As shown, a handle rod 120 may be attached to rotating rod 122. The handle rod 120 illustrated is approximately 12 inches, but different lengths are possible. Where the handle rod 120 attaches to the rotating rod 122, a mechanism (e.g., a screw) permits adjustment of the handle rod 120 upward or downward, in relation to the end of the rod 122. This feature permits the user to tailor the height of the handle 120 for maximum convenience (e.g., a taller person may prefer a longer distance between a knob at the end of the handle rod 120 and the rotating rod 122). At the end of the handle rod 120 is a knob or other grip which is easy to hold and manipulate with one's hand. For example, the grip may be constructed from a dowel to form a “T” at the top of the handle. For instance, a hole may be bored through the top of the handle rod 120 to hold the dowel while permitting free rotation of the dowel.

When the seat is down 102, the handle rod 120 may be rotated to the extent allowed by the groove 124, such that the handle rod 120 is standing up, yet leaning slightly back toward the toilet tank. Thus, the resting position for the handle rod 120 is almost vertical. The user picks up the seat 102 by grabbing the handle (e.g., by a handle 120 grip) lifting slightly with the arm, and then, with a wrist motion, using the handle rod 120 to push the seat 102 away as it rises. With the seat 102 in its lifted position, the handle rod 120 is at its resting point. The handle 120 extends toward the user at an approximately 30 degrees angle to the floor. The handle is approximately 19 inches higher than the toilet rim, and approximately 8 inches to the side. The seat can now easily be lowered.

FIGS. 3-5 provide different schematic views of the device. In particular, FIG. 3 depicts a view from above, and shows the installation of the device on the underside of a toilet seat 102. As shown, the connecting plate 110 is attached to the seat 102 at the approximate mid-point between the front and back of the seat 102, so that it extends approximately perpendicularly away from the toilet seat, at the seat's 102 side.

While described above with reference to a particular implementation, a wide variety of other implementations may use techniques described above. For example, instead of being attached to a toilet seat, a seat 102 integrating the device may be produced. Additionally, a wide variety of other implementations may be used to enable the handle to pivot relative to the seat.

Other embodiments are within the scope of the following claims.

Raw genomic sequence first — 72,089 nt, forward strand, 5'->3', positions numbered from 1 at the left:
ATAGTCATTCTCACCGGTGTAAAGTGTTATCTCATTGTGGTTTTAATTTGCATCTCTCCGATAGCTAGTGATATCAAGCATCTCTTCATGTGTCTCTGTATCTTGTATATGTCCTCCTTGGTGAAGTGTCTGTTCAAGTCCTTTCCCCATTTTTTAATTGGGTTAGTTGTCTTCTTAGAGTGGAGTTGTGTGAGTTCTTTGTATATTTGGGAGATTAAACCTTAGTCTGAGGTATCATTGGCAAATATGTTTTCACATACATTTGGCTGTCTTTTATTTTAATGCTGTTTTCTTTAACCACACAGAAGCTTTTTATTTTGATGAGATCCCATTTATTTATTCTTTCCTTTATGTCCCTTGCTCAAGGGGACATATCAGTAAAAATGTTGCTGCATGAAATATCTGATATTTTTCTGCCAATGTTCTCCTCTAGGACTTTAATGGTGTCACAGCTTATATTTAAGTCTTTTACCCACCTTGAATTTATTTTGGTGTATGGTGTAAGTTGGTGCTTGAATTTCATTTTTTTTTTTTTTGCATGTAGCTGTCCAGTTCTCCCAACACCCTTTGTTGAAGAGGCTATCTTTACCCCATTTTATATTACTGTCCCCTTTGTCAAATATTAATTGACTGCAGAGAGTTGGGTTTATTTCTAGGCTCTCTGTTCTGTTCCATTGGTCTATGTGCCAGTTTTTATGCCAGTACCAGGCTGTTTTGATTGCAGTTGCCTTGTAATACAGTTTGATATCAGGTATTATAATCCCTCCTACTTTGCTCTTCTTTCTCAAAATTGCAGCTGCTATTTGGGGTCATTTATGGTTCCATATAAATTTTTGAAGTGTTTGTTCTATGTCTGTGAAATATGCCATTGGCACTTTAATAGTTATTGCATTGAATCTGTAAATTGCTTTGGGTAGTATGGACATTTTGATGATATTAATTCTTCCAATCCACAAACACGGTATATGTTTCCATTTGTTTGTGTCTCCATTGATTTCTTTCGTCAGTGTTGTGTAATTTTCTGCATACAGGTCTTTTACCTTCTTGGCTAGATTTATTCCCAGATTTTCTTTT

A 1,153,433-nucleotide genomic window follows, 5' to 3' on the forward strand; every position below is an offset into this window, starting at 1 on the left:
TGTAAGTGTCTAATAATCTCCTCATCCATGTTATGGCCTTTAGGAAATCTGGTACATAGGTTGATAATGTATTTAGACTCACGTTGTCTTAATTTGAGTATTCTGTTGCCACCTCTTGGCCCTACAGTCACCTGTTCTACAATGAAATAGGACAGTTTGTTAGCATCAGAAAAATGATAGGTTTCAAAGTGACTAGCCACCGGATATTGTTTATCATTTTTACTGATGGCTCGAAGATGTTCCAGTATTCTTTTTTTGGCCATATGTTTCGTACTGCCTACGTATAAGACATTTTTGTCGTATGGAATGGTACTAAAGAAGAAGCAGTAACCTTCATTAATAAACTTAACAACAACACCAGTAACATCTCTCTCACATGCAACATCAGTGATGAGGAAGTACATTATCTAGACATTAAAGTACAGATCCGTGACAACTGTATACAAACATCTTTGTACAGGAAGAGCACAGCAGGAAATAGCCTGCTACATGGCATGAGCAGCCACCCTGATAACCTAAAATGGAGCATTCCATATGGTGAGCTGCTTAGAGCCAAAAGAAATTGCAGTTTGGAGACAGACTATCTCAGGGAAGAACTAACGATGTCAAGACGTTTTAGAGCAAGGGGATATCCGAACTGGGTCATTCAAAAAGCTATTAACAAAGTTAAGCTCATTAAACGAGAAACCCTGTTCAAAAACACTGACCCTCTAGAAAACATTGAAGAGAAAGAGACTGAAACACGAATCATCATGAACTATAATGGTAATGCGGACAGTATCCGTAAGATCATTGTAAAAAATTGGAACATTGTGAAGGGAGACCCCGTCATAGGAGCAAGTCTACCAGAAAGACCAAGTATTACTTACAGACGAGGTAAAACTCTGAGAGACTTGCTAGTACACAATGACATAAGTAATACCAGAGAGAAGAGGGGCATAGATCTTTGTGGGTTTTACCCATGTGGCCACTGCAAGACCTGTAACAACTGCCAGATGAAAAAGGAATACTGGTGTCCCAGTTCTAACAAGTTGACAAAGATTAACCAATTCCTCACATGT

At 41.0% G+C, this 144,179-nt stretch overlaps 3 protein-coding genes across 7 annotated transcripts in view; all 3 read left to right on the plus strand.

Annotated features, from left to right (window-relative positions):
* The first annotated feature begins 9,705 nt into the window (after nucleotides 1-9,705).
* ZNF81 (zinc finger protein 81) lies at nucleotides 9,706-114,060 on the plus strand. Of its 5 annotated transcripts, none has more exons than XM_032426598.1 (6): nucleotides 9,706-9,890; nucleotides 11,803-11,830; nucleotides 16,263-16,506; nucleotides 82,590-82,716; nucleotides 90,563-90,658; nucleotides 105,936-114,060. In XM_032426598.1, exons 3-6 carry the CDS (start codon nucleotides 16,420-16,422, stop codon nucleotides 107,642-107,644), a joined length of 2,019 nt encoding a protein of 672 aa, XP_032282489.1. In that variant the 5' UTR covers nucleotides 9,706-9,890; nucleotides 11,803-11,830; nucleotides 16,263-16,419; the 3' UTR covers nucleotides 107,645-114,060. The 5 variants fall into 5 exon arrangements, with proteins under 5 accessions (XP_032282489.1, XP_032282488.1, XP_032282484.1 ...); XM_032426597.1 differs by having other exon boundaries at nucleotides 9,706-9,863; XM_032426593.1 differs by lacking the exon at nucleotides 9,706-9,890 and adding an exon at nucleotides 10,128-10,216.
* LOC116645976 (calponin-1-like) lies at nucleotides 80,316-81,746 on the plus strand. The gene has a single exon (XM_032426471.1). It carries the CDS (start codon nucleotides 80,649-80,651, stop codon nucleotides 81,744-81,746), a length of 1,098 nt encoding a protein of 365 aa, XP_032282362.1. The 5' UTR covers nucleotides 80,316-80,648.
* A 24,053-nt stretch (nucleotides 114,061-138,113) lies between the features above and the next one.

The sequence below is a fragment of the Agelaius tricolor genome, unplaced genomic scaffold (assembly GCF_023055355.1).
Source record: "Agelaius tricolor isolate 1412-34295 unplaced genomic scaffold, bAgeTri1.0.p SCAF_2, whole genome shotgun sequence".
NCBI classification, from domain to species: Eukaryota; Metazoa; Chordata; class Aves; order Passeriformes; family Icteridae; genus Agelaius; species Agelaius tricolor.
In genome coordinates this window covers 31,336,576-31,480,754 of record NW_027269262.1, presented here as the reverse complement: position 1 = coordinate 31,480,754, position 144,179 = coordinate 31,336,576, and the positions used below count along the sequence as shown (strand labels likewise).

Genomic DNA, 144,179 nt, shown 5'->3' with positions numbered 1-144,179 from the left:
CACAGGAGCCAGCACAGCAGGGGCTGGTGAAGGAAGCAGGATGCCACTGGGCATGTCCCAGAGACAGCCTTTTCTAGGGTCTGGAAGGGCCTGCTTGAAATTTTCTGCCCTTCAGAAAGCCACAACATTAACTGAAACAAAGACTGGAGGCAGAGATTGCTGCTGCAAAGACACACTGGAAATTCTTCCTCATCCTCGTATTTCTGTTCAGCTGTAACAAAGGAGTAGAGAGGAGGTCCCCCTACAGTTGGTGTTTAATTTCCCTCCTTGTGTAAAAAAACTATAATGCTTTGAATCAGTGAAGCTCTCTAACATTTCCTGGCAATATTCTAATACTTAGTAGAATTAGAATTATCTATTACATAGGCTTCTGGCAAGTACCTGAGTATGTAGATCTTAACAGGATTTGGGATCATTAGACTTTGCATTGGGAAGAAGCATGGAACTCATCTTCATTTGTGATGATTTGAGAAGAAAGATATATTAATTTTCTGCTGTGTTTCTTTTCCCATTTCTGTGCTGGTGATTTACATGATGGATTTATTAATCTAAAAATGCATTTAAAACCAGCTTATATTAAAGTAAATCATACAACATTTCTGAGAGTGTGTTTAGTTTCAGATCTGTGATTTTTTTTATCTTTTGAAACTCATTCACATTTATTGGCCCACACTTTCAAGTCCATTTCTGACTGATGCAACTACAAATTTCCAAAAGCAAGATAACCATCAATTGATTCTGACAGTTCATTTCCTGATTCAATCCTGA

Claims

1. A device to enable a user to move a toilet seat from an up position to a down position, the device comprising:

a connection mechanism to connect the device to the toilet seat;
a handle; and
a pivoting assembly coupled to the connection mechanism and the handle, the pivoting assembly to permit the handle to pivot relative to the toilet seat and restrain the annular range of motion of the handle relative to the toilet seat such that the pivoting assembly supports the handle upward when the toilet seat is in the down position and supports the handle angled outward relative to the toilet's tank when the toilet seat is in the up position.

2. The device of claim 1, further comprising an extension that separates the handle from the seat.

3. The device of claim 2, wherein the extension dips down at one end and angles upward at the other.

4. The device of claim 2, wherein the extension is between 1 and 12 inches in length.

5. The device of claim 4, wherein the extension is between 7 and 8 inches in length.

6. The device of claim 4, wherein the pivoting assembly comprises a rod connected to the handle that rotates within a hole.

7. A toilet seat, comprising:

a seat;
an extension that radially extends from the seat;
a handle; and
a pivoting assembly coupled to the extension and the handle, the pivoting assembly to permit the handle to pivot relative to the toilet seat and restrain the angular range of motion of the handle relative to the toilet seat such that the pivoting assembly supports the handle upward when the toilet seat is in the down position and supports the handle angled outward relative to the toilet's tank when the toilet seat is in the up position.

8. The seat of claim 7, wherein the extension dips down at one end and angles upward at the other.

9. The seat of claim 7, wherein the extension is between 1 and 12 inches in length.

10. The seat of claim 9, wherein the extension is between 7 and 8 inches in length.

11. The seat of claim 7, wherein the pivoting assembly comprises a rod connected to the handle that rotates within a hole.

12-14. (cancelled).

15. The device of claim 1, wherein the angular range of motion is less than 90 degrees.

16. The device of claim 1, wherein the angular range of motion is 80 degrees.

17. The device of claim 1, wherein the pivoting assembly further comprises a mechanism to permit the length of the handle extending from the pivoting assembly to be adjusted.

18. The device of claim 1, wherein at least a portion of the handle can axially rotate.

19. The toilet seat of claim 7, wherein the pivoting assembly further comprises a mechanism to permit the length of the handle extending from the pivoting assembly to be adjusted.

20. The toilet seat of claim 11,

wherein the rod includes a pin, extending normally from the rod surface; and
wherein the portion of the rod including the pin is within a groove that restricts the angular range of motion of the rod by preventing movement of the pin beyond a wall of the groove.

Patent History

Publication number: 20050010998
Type: Application
Filed: Jul 15, 2003
Publication Date: Jan 20, 2005
Patent Grant number: 6922853
Inventor: Robert Mantell (Somerville, MA)
Application Number: 10/620,182

Classifications

Current U.S. Class: 4/246.100